More people have climbed Everest?


James grew up in Yarmouth and it has been a life long ambition to complete the circumnavigation, having windsurfed and sailed for many years.  For Simon this was a second attempt as he was one of the six Royal Navy windsurfers who took part in the Forces Challenge the previous year, during which only one pair successfully managed to complete the circumnavigation.

During months of planning, several windows of opportunity had been identified that gave suitable tidal conditions. Earlier weather forecasts were pointing towards an attempt several days later, but at very short notice it was decided to bring this forward to take advantage of a change in wind conditions the following day. We left Calshot in lighter than expected winds with 9.5m sails; the westerly wind direction on offer was our least preferred direction due to the long downwind stretches we would have to endure.

The first hour gave us  doubts of ever completing the challenge, the winds were fickle and the formula board Simon was using was severely disadvantaged sailing upwind in comparison to my James Kona with its daggerboard. The forecast eventually came good and the wind picked up, allowing us to pick up speed and make good progress past Yarmouth on route to the Needles. Initial worries were dispelled with the advantage now reversed; the superior planing speed of the formula board soon became apparent. However, with a safety boat providing essential backup for us both, it was essential to remain in sight of each other regardless of the difference in speeds. The first glimpse of the Needles in the distance was a welcome sight, good progress was being made and we eventually sailed through the iconic landmark ahead of schedule, after approximately two hours and thirty minutes.

A shift in wind direction to North Westerly forced us to sail on a long twelve mile run downwind up to five miles off the south side of the island. With St Catherine’s Lighthouse now in view, it was time to begin a number of shorter broad reaches in what became the most challenging conditions of the journey. The two metre swell proved very difficult for James, his longer board digging into the waves. Uphauling the large sail was now very difficult and tiredness was setting in to weary arms; this was James lowest point and failure due to fatigue seemed a real possibility. A spare rope carried for emergencies proved invaluable; a quick modification allowed him to use his harness to take the weight of the sail when uphauling and reserve his energy for the second half of the challenge.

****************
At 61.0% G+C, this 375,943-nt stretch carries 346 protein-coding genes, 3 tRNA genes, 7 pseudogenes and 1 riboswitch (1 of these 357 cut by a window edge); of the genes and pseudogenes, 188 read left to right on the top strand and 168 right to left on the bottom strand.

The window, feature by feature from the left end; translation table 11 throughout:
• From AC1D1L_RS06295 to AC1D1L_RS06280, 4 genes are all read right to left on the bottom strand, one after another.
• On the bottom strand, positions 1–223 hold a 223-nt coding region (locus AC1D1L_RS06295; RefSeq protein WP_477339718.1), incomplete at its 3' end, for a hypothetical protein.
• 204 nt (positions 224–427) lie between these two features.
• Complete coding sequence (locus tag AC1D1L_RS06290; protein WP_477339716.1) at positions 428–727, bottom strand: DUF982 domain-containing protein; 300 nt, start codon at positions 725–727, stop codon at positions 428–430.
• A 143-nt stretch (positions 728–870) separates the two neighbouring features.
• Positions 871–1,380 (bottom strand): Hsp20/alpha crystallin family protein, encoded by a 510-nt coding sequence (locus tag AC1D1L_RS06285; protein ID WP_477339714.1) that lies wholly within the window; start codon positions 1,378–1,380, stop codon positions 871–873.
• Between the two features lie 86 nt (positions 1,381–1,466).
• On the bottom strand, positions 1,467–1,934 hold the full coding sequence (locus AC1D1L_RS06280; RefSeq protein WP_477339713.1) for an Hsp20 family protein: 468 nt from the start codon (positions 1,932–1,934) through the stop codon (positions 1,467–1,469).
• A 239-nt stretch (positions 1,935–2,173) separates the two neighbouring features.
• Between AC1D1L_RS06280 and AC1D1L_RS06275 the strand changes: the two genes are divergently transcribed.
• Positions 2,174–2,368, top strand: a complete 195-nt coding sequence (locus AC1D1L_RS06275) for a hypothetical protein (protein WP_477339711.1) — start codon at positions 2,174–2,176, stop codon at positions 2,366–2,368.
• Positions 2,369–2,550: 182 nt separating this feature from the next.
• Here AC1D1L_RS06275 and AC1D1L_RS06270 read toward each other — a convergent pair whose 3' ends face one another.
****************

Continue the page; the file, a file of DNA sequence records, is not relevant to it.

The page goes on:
After six hours of sailing we were passing Shanklin, the water had flattened off and our speed had increased. Being ninety minutes ahead of the expected time gave me a huge boost; There was no possibility of failure from this point onwards. We rounded the corner at Bembridge for the homeward leg along the Solent with perfect wind conditions, giving us over eleven miles non-stop on a port tack. The chimney of Fawley power station gave a perfect reference point to aim for and we were on target to reach our destination without tacking. However, with only five miles remaining another wind shift and drop in strength brought our boards off the plane; it was extremely frustrating to be so close with little progress being made. Eventually one last gust gave us enough wind to complete the last few miles of our journey, dodging the colossal container ships leaving Southampton Water to reach our start point. Tired and blistered, we finally arrived at 1655 after 9 hours and 35 minutes, having sailed just over 76 miles without touching land or needing any assistance. It was a great sense of achievement for us both in a challenge where many have been unsuccessful; as one person who completed the Forces Challenge the previous year put it “more people have climbed Everest”.

We would like to thank James Topping from Southampton University Watersports Centre and his safety boat crew for their support, without which we could not have attempted the challenge.

You can see the GPS track of the day here -